On the Central California coast, near a tiny beach called Jalama, is a 300-acre wild horse sanctuary called Return to Freedom. I visited this amazing sanctuary over the weekend with friends, and came away awed and moved by the wild horses that live freely in the hills there, protected for the rest of their lives.
Founded by Neda DeMayo in 1997, the non-profit Return to Freedom supports more than 275 horses in half-a-dozen distinct wild horse bands rescued from government roundups throughout the West.
Despite what many people believe, the American wild horse faces continued threats. Legislation meant to protect these horses has been diluted over the years and government roundups continue. Younger animals are sold, many to brokers who in turn sell them to slaughterhouses in Mexico. Older horses end up spending the rest of their lives in government holding pens. Many die of abuse or starvation. This program costs American taxpayers $100 million a year.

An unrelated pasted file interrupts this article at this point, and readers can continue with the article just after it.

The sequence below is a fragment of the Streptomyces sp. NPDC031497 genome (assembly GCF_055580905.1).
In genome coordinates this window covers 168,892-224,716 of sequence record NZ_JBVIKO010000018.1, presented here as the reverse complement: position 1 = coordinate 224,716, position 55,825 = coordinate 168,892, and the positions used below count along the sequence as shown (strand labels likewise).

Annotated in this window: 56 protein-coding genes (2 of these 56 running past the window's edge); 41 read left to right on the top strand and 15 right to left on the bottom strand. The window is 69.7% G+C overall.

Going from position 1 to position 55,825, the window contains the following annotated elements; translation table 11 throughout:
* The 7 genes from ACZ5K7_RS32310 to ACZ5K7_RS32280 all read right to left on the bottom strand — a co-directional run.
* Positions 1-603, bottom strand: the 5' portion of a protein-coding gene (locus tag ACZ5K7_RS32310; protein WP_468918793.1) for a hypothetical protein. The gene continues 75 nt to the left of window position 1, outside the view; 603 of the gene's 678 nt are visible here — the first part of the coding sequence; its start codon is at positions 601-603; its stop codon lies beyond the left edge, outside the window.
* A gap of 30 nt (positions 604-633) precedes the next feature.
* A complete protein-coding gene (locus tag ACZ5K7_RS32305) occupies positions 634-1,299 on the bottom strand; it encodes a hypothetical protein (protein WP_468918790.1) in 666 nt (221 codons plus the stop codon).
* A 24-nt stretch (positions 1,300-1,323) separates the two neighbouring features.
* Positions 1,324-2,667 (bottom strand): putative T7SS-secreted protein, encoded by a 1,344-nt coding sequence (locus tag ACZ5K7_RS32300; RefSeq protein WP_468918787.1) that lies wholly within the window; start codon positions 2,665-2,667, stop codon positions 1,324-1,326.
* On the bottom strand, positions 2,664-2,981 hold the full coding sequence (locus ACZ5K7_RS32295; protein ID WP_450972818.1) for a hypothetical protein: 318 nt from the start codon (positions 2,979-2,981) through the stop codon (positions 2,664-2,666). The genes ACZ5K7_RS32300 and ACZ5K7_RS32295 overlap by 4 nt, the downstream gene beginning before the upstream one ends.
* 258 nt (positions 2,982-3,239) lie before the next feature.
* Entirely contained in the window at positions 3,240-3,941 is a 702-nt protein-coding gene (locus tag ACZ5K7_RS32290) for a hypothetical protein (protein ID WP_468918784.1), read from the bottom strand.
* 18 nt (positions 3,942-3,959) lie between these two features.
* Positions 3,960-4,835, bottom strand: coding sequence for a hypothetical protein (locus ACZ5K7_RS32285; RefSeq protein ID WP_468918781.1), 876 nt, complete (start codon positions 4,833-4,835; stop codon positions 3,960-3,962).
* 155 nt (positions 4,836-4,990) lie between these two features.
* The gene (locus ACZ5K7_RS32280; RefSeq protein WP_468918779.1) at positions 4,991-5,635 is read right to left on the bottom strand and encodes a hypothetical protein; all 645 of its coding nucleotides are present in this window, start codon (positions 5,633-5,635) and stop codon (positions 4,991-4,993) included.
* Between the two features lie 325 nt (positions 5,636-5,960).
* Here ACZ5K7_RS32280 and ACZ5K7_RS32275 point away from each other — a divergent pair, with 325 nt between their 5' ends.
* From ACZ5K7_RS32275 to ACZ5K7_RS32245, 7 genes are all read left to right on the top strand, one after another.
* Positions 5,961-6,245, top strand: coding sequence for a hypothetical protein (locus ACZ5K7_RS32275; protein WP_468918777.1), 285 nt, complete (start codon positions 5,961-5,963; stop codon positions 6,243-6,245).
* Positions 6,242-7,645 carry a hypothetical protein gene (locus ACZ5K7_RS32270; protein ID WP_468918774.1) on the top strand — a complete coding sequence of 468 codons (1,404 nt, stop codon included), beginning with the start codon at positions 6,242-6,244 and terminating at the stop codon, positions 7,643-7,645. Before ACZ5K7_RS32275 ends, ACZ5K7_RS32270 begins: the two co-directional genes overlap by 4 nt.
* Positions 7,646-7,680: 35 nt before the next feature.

There are other wild horse rescue groups, but Return to Freedom is unique in that it strives to rescue genetically connected or bonded groups of horses. It is also a founding organization of The American Wild Horse Conservancy, which is raising money to buy larger plots of land to protect bands of wild horses for many generations to come.
You can visit Return to Freedom year-round (visit the website for information). The sanctuary also offers an experiential education program, works to change policies related to the wild horse population, and offers youth programs where kids can learn about the horses and volunteer. If you live anywhere nearby, I urge you to visit Return to Freedom. And if you can help support it (hay alone costs more than $30,000 per month), consider making a donation. (They also have an awesome gift shop!)
Special thanks to Connie Weinsoff, Return to Freedom’s director of education and programs, for taking us on an extraordinary and eye-opening tour of the sanctuary.